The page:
SparseDTW: A Novel Approach to Speed up Dynamic Time Warping
We present a new space-efficient approach, (SparseDTW), to compute the Dynamic Time Warping (DTW) distance between two time series that always yields the optimal result. This is in contrast to other known approaches which typically sacrifice optimality to attain space efficiency. The main idea behind our approach is to dynamically exploit the existence of similarity and/or correlation between the time series. The more the similarity between the time series the less space required to compute the DTW between them. To the best of our knowledge, all other techniques to speedup DTW, impose apriori constraints and do not exploit similarity characteristics that may be present in the data. We conduct experiments and demonstrate that SparseDTW outperforms previous approaches.
Keywords: Time series, Similarity measures, Dynamic time warping, Data mining
Dynamic time warping (DTW) uses the dynamic programming paradigm to compute the alignment between two time series. An alignment “warps” one time series onto another and can be used as a basis to determine the similarity between the time series. DTW has similarities to sequence alignment in bioinformatics and computational linguistics except that the matching process in sequence alignment and warping have to satisfy a different set of constraints and there is no gap condition in warping. DTW first became popular in the speech recognition community (Sakoe & Chiba, 1978) where it has been used to determine if the two speech wave-forms represent the same underlying spoken phrase. Since then it has been adopted in many other diverse areas and has become the similarity metric of choice in time series analysis (Keogh & Pazzani, 2000).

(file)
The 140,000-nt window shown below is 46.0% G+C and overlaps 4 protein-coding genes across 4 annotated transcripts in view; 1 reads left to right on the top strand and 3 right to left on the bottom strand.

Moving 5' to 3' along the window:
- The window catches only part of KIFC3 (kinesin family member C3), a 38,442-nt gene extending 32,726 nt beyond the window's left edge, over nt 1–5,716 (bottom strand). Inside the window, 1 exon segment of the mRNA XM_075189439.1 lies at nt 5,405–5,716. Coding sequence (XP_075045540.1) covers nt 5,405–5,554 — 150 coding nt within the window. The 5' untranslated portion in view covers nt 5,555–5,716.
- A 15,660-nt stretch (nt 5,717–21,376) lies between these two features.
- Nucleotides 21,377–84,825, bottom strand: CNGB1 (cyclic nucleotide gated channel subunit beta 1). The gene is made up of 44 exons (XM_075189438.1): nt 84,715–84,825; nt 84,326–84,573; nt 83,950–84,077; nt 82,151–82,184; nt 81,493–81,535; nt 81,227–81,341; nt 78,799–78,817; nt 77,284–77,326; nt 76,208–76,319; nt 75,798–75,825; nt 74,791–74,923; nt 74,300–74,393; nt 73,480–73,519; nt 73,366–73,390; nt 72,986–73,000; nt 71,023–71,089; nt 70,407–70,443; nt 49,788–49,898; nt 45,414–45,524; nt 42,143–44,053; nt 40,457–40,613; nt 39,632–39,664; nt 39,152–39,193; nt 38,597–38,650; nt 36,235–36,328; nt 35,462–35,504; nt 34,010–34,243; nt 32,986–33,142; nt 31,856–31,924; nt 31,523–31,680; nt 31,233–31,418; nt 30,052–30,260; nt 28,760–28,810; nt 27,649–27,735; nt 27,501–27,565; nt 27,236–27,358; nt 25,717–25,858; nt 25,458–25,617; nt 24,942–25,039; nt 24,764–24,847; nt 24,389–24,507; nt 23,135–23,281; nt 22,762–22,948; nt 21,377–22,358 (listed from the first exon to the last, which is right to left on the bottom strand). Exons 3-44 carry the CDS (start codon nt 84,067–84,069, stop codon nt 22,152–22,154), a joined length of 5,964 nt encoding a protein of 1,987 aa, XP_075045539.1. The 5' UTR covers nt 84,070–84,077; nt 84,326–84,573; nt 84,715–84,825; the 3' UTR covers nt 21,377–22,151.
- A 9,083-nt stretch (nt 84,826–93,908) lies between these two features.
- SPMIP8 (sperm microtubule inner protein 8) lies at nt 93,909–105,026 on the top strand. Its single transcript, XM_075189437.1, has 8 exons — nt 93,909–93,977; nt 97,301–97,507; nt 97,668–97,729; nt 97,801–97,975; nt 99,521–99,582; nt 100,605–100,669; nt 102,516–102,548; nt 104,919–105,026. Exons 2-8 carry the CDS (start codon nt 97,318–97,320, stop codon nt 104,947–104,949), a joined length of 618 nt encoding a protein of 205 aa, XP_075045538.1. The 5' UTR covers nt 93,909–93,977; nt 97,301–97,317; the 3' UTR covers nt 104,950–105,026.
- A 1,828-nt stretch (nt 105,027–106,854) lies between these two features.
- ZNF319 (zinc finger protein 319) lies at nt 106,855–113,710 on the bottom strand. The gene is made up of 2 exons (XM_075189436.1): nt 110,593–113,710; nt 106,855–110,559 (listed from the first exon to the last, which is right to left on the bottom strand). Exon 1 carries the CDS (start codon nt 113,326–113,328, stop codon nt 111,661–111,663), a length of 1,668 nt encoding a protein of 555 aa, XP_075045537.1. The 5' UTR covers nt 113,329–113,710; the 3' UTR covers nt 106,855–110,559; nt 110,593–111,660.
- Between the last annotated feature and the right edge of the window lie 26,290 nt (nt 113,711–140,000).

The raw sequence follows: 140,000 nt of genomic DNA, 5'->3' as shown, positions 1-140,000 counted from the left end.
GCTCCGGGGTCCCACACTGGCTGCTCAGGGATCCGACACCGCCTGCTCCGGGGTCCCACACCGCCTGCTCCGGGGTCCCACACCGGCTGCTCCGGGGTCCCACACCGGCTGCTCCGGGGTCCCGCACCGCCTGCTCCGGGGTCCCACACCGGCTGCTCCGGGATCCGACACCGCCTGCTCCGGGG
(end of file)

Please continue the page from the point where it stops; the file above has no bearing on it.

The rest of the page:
Like in sequence alignment, the standard DTW algorithm has space complexity where and are the lengths of the two sequences being aligned. This limits the practicality of the algorithm in todays “data rich environment” where long sequences are often the norm rather than the exception. For example, consider two time series which represent stock prices at one second granularity. A typical stock is traded for at least eight hours on the stock exchange and that corresponds to a length of . To compute the similarity, DTW would have to store a matrix with at least 800 million entries!
Figure 1(a) shows an example of an alignment (warping) between two sequences and . It is clear that there are several possible alignments but the challenge is to select the one which has the minimal overall distance. The alignment has to satisfy several constraints which we will elaborate on in Section 3.
Salvador & Chan (2007) have provided a succinct categorization of different techniques that have been used to speed up DTW: